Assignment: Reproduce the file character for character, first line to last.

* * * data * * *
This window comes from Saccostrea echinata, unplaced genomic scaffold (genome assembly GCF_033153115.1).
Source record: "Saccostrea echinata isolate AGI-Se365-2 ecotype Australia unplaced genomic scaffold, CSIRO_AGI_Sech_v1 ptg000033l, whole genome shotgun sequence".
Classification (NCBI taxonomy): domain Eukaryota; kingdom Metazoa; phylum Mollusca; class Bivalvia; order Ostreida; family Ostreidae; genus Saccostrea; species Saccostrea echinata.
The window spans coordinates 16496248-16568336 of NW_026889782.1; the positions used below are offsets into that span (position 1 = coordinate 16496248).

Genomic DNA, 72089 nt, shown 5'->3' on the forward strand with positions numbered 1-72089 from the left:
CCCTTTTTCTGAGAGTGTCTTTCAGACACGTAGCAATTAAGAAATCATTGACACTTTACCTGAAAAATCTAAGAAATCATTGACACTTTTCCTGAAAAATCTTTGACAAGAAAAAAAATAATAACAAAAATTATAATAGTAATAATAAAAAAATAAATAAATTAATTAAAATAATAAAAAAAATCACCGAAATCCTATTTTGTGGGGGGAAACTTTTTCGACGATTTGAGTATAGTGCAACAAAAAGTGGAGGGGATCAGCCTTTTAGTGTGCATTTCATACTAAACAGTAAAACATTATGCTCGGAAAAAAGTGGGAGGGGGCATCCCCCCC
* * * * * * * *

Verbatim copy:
This window comes from Saccostrea echinata, unplaced genomic scaffold (genome assembly GCF_033153115.1).
Source record: "Saccostrea echinata isolate AGI-Se365-2 ecotype Australia unplaced genomic scaffold, CSIRO_AGI_Sech_v1 ptg000033l, whole genome shotgun sequence".
Classification (NCBI taxonomy): domain Eukaryota; kingdom Metazoa; phylum Mollusca; class Bivalvia; order Ostreida; family Ostreidae; genus Saccostrea; species Saccostrea echinata.
The window spans coordinates 16496248-16568336 of NW_026889782.1; the positions used below are offsets into that span (position 1 = coordinate 16496248).

Genomic DNA, 72089 nt, shown 5'->3' on the forward strand with positions numbered 1-72089 from the left:
CCCTTTTTCTGAGAGTGTCTTTCAGACACGTAGCAATTAAGAAATCATTGACACTTTACCTGAAAAATCTAAGAAATCATTGACACTTTTCCTGAAAAATCTTTGACAAGAAAAAAAATAATAACAAAAATTATAATAGTAATAATAAAAAAATAAATAAATTAATTAAAATAATAAAAAAAATCACCGAAATCCTATTTTGTGGGGGGAAACTTTTTCGACGATTTGAGTATAGTGCAACAAAAAGTGGAGGGGATCAGCCTTTTAGTGTGCATTTCATACTAAACAGTAAAACATTATGCTCGGAAAAAAGTGGGAGGGGGCATCCCCCCC